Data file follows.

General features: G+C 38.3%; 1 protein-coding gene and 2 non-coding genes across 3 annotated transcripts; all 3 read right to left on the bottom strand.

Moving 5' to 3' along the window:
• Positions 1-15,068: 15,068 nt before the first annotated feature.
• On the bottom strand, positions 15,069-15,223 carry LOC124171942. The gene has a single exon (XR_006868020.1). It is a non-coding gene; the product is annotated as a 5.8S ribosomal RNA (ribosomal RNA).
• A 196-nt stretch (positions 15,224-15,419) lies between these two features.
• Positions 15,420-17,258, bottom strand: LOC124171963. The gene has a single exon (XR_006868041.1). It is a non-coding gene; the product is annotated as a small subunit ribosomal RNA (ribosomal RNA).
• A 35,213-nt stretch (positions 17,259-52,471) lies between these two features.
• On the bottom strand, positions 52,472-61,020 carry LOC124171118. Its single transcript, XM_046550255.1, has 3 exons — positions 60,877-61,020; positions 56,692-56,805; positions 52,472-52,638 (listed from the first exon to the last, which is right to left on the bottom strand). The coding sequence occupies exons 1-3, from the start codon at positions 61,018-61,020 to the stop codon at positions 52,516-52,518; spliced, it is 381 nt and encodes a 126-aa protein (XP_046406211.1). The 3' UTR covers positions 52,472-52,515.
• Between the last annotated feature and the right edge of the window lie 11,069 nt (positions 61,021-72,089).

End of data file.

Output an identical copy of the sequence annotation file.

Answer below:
General features: G+C 38.3%; 1 protein-coding gene and 2 non-coding genes across 3 annotated transcripts; all 3 read right to left on the bottom strand.

Moving 5' to 3' along the window:
• Positions 1-15,068: 15,068 nt before the first annotated feature.
• On the bottom strand, positions 15,069-15,223 carry LOC124171942. The gene has a single exon (XR_006868020.1). It is a non-coding gene; the product is annotated as a 5.8S ribosomal RNA (ribosomal RNA).
• A 196-nt stretch (positions 15,224-15,419) lies between these two features.
• Positions 15,420-17,258, bottom strand: LOC124171963. The gene has a single exon (XR_006868041.1). It is a non-coding gene; the product is annotated as a small subunit ribosomal RNA (ribosomal RNA).
• A 35,213-nt stretch (positions 17,259-52,471) lies between these two features.
• On the bottom strand, positions 52,472-61,020 carry LOC124171118. Its single transcript, XM_046550255.1, has 3 exons — positions 60,877-61,020; positions 56,692-56,805; positions 52,472-52,638 (listed from the first exon to the last, which is right to left on the bottom strand). The coding sequence occupies exons 1-3, from the start codon at positions 61,018-61,020 to the stop codon at positions 52,516-52,518; spliced, it is 381 nt and encodes a 126-aa protein (XP_046406211.1). The 3' UTR covers positions 52,472-52,515.
• Between the last annotated feature and the right edge of the window lie 11,069 nt (positions 61,021-72,089).